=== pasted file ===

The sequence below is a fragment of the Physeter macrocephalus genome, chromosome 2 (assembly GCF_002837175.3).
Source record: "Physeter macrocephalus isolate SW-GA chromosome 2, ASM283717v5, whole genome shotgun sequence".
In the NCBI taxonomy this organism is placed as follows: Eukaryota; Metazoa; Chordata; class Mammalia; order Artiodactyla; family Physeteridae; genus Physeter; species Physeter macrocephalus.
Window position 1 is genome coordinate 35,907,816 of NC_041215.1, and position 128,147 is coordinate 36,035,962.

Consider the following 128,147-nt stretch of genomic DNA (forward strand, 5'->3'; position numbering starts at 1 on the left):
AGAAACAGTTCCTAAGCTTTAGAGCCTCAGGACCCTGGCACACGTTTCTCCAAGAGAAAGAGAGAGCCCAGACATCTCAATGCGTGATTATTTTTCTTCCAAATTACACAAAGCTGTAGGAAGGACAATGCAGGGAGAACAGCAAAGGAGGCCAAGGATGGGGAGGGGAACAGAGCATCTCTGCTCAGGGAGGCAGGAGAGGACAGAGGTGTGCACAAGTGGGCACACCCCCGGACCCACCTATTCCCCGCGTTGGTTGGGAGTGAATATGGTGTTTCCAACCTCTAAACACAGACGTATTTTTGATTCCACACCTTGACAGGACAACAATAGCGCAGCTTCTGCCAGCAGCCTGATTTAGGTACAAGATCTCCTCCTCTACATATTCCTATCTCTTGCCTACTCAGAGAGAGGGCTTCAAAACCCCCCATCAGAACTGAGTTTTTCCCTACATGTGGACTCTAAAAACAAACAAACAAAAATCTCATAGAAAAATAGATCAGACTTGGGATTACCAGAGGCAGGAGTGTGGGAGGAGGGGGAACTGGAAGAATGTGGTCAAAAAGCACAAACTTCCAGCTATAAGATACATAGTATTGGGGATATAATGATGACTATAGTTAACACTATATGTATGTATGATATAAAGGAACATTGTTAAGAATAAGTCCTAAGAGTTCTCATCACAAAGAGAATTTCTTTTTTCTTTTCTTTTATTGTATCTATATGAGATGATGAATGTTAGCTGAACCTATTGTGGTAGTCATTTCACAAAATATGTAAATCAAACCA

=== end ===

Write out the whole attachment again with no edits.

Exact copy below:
The sequence below is a fragment of the Physeter macrocephalus genome, chromosome 2 (assembly GCF_002837175.3).
Source record: "Physeter macrocephalus isolate SW-GA chromosome 2, ASM283717v5, whole genome shotgun sequence".
In the NCBI taxonomy this organism is placed as follows: Eukaryota; Metazoa; Chordata; class Mammalia; order Artiodactyla; family Physeteridae; genus Physeter; species Physeter macrocephalus.
Window position 1 is genome coordinate 35,907,816 of NC_041215.1, and position 128,147 is coordinate 36,035,962.

Consider the following 128,147-nt stretch of genomic DNA (forward strand, 5'->3'; position numbering starts at 1 on the left):
AGAAACAGTTCCTAAGCTTTAGAGCCTCAGGACCCTGGCACACGTTTCTCCAAGAGAAAGAGAGAGCCCAGACATCTCAATGCGTGATTATTTTTCTTCCAAATTACACAAAGCTGTAGGAAGGACAATGCAGGGAGAACAGCAAAGGAGGCCAAGGATGGGGAGGGGAACAGAGCATCTCTGCTCAGGGAGGCAGGAGAGGACAGAGGTGTGCACAAGTGGGCACACCCCCGGACCCACCTATTCCCCGCGTTGGTTGGGAGTGAATATGGTGTTTCCAACCTCTAAACACAGACGTATTTTTGATTCCACACCTTGACAGGACAACAATAGCGCAGCTTCTGCCAGCAGCCTGATTTAGGTACAAGATCTCCTCCTCTACATATTCCTATCTCTTGCCTACTCAGAGAGAGGGCTTCAAAACCCCCCATCAGAACTGAGTTTTTCCCTACATGTGGACTCTAAAAACAAACAAACAAAAATCTCATAGAAAAATAGATCAGACTTGGGATTACCAGAGGCAGGAGTGTGGGAGGAGGGGGAACTGGAAGAATGTGGTCAAAAAGCACAAACTTCCAGCTATAAGATACATAGTATTGGGGATATAATGATGACTATAGTTAACACTATATGTATGTATGATATAAAGGAACATTGTTAAGAATAAGTCCTAAGAGTTCTCATCACAAAGAGAATTTCTTTTTTCTTTTCTTTTATTGTATCTATATGAGATGATGAATGTTAGCTGAACCTATTGTGGTAGTCATTTCACAAAATATGTAAATCAAACCA